Through my reads of aviation journals and magazines I’d been picking up tidbits of information about an aviation museum I didn’t know existed. Reportedly this facility has a very notable collection of WWII fighters along with many other fine aircraft, all restored to flyable condition. I had read the museum was the vision of the Fagen family who had ancestors that served during WWII. Located in the heartland of Minnesota about 130 miles due west of the Minneapolis airport it served as a convenient escape when visiting family in the region.
Upon entering the museum I was greeted by a restored WWI fighter JN-4 Jenny, and a background of other beautifully restored aircraft highlighted by a B25, its bright polished aluminum skin shining in the background.
Wandering around the museum, you see P-51D Mustangs, P-40’s, FM-2 Wildcat to name just a few of the spotless, restored to detail airplanes that grace the museum’s floors. Hanging in the museum they even have a fully restored Messeerschmitt BF-109 WWII German fighter.
Two years after my visit to this museum I realize it wasn’t just these great, popular aircraft that I recall, think and talk about the most, but some of the other displays they had. I found that the CG-4A Transport Glider something I still talk about the most from all my museum visits. This glider is only partially skinned to allow for observation of its construction and load carrying capabilities. These gliders, pulled by C-47 (DC-3) aircraft were used extensively during the Normandy Invasion. While these gliders were built in numerous factories some were built in Minnesota, making them the only WWII aircraft built in that state.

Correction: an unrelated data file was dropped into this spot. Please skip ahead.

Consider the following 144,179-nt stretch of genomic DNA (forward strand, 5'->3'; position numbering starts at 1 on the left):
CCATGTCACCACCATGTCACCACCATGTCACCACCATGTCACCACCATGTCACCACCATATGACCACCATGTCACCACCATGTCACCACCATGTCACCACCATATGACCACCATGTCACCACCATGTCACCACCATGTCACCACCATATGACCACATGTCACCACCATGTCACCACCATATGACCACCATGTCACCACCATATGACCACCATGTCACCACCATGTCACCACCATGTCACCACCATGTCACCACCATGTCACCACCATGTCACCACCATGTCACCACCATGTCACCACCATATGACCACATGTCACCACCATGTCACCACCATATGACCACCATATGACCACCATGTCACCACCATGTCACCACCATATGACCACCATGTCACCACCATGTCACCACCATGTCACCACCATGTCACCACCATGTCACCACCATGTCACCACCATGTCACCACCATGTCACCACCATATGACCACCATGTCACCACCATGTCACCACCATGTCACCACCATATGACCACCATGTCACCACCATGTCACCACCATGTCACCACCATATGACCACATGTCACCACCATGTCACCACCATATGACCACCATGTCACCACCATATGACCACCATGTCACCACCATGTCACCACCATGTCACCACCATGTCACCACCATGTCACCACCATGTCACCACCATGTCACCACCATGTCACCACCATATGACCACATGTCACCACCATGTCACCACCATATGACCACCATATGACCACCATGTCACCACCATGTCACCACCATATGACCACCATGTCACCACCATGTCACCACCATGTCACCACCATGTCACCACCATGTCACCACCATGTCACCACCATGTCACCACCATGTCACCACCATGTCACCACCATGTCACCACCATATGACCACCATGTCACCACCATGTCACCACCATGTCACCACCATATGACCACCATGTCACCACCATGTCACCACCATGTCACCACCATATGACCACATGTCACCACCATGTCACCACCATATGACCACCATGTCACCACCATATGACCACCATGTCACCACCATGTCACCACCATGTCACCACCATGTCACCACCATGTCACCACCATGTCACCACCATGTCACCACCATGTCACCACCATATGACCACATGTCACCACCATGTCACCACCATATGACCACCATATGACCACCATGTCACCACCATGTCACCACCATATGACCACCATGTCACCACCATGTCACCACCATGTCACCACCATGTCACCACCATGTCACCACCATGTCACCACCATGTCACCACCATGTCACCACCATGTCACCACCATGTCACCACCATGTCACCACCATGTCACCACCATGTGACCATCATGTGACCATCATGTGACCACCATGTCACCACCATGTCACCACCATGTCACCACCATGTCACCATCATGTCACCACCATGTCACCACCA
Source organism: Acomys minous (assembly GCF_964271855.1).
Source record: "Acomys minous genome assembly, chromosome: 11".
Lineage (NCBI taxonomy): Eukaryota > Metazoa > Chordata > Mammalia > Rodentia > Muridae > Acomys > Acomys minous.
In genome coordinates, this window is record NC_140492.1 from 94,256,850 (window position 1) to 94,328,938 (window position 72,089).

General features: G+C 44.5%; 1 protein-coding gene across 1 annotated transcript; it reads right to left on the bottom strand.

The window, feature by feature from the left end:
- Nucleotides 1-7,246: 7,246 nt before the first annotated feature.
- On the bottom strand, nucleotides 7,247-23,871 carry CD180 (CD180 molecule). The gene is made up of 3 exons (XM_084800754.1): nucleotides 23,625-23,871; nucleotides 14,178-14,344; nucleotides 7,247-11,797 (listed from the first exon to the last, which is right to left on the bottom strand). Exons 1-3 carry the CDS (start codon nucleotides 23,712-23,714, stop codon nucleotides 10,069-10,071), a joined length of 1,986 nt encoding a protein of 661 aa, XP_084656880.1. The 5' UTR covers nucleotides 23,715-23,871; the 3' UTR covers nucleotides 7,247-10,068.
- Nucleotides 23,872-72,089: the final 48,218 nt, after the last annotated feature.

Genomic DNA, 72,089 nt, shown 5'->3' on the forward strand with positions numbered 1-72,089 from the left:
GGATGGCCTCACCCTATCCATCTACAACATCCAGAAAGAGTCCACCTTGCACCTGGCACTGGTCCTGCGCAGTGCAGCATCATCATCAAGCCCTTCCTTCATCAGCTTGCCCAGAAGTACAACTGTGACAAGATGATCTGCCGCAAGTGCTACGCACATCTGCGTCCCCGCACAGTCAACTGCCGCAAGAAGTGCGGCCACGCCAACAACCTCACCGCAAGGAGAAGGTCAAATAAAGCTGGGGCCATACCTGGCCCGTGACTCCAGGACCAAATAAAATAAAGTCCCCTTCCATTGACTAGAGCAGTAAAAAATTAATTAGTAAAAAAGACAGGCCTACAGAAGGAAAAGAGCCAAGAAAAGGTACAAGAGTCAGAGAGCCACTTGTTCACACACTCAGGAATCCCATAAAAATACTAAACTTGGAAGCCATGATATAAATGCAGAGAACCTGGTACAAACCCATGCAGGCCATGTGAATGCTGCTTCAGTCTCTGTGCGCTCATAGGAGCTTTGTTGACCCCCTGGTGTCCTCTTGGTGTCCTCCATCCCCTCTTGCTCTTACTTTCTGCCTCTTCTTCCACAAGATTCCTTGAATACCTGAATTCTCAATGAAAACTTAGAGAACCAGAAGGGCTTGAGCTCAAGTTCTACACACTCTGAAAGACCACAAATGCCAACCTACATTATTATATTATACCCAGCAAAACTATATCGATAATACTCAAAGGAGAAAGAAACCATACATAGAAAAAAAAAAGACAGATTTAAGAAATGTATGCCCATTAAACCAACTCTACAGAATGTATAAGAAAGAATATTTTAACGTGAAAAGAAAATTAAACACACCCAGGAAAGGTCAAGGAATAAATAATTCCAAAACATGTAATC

Sitting next to the glider is a Clark Airborne Bulldozer CA-1 which some of the gliders would carry, while others carried jeeps, weapons and troops.
The museum also has created a life scene of Utah Beach during D-day including a landing craft, and bronze soldier statues hitting the beach, with actual sand from the location.
As I wandered back to my car and drove down the road my mind wondered, as it still does today about those pilots and troops climbing into these wooden gliders and flying in mass, pulled by C-47’s across the English Channel that day. How did those C-47’s even get these gliders off the ground weighing 7500 lbs? Just what was going through that pilots mind as he was on final to an unprepared field with a bulldozer behind him?
This museum is a wonderful tribute to the greatest generation and their accomplishments during the dark years of WWII. The visionaries of the museum did a wonderful of job of sending me down the road thinking about my own relatives, one of which flew DC-3’s during D-Day and another that came across the beaches of France.
I rate this museum as a must see for any aviation buff anywhere near the region.
Personal museum visit
Museum's website: fagenfighterswwiimuseum.org
For more information on the museum, visit:
Note: The Fagen Fighters Museum page shows that they are currently (as of 9/10/20) closed due to Coronavirus risk. Make sure you check current opening hours of this and any museum before planning your visit.